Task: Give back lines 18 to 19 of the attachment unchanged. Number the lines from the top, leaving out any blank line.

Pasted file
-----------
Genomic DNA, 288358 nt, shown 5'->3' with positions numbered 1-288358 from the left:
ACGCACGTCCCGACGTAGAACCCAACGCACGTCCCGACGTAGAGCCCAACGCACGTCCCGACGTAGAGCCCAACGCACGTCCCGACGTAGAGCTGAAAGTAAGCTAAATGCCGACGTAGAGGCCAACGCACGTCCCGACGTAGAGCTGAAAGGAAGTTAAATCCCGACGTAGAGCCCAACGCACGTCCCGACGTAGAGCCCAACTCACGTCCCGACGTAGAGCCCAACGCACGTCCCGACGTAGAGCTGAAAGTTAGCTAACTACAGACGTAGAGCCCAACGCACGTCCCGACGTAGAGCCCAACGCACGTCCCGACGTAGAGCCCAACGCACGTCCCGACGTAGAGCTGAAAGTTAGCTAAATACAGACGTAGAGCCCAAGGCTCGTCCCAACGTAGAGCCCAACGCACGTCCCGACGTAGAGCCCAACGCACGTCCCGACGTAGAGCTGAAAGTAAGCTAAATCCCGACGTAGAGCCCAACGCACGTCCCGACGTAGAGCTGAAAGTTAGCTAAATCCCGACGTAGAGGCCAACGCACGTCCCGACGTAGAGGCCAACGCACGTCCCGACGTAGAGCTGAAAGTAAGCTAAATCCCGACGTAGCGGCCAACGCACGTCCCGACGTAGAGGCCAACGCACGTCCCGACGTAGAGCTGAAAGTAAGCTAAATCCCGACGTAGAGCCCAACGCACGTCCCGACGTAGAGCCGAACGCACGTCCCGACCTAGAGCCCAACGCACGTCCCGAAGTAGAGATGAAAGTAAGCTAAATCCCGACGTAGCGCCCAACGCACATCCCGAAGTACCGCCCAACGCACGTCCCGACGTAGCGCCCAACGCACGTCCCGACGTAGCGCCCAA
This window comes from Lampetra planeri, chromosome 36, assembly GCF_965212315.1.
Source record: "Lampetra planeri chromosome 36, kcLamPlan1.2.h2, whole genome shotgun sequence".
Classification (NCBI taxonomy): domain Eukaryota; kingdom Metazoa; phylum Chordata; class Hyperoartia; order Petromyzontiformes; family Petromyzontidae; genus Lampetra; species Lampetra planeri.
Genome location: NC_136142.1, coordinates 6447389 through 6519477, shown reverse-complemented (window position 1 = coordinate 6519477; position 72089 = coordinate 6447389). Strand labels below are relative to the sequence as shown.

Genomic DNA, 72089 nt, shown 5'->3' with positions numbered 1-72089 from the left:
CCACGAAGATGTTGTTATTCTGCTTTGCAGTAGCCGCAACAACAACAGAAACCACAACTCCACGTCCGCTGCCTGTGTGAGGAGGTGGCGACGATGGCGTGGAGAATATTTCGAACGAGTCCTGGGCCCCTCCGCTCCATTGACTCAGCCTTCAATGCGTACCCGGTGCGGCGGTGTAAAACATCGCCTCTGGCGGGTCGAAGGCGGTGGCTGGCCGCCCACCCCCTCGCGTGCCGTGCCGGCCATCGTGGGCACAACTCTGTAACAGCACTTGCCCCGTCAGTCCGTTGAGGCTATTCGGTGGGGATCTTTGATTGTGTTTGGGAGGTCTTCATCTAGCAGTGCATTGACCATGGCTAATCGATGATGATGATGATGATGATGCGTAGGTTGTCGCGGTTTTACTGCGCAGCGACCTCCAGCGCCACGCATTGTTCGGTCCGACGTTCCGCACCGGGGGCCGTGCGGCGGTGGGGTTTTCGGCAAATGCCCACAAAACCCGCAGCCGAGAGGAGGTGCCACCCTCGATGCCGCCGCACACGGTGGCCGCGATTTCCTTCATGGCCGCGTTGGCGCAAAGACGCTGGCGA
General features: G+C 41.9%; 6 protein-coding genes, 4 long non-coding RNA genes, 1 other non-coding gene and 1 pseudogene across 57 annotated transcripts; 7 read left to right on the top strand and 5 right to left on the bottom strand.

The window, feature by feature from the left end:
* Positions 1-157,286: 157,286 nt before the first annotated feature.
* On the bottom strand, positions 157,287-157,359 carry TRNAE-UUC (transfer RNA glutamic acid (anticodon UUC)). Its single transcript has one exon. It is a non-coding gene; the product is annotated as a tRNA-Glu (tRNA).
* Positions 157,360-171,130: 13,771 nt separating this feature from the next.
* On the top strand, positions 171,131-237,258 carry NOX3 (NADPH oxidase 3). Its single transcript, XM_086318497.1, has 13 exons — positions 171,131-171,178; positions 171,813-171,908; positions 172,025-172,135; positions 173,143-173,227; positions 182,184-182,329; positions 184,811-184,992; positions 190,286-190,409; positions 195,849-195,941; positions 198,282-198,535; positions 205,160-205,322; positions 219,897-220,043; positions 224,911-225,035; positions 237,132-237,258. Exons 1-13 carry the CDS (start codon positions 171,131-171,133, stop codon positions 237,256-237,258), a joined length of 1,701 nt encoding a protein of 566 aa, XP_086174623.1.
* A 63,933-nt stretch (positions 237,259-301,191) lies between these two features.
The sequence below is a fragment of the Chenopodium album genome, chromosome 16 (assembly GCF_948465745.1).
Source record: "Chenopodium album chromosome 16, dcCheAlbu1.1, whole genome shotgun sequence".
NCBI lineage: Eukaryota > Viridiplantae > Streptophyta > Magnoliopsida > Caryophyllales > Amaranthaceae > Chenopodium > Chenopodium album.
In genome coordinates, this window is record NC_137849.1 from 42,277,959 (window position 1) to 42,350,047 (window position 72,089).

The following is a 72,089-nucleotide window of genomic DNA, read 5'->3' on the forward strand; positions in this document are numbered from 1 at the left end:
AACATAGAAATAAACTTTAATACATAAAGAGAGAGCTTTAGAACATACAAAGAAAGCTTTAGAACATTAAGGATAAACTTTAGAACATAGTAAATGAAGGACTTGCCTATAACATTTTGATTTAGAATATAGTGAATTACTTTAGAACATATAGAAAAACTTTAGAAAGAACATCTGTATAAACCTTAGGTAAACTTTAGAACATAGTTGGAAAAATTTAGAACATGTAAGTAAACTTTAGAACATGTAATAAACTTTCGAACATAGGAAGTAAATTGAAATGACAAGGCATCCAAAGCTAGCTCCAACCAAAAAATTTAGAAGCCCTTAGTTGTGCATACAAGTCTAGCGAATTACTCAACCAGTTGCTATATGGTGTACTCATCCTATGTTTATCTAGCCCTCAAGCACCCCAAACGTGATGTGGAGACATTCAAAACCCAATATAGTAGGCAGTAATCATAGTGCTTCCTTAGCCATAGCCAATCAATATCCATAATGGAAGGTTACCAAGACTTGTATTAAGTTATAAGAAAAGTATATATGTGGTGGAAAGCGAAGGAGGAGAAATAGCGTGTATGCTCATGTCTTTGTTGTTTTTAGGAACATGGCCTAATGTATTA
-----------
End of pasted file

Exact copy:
NCBI lineage: Eukaryota > Viridiplantae > Streptophyta > Magnoliopsida > Caryophyllales > Amaranthaceae > Chenopodium > Chenopodium album.
In genome coordinates, this window is record NC_137849.1 from 42,277,959 (window position 1) to 42,350,047 (window position 72,089).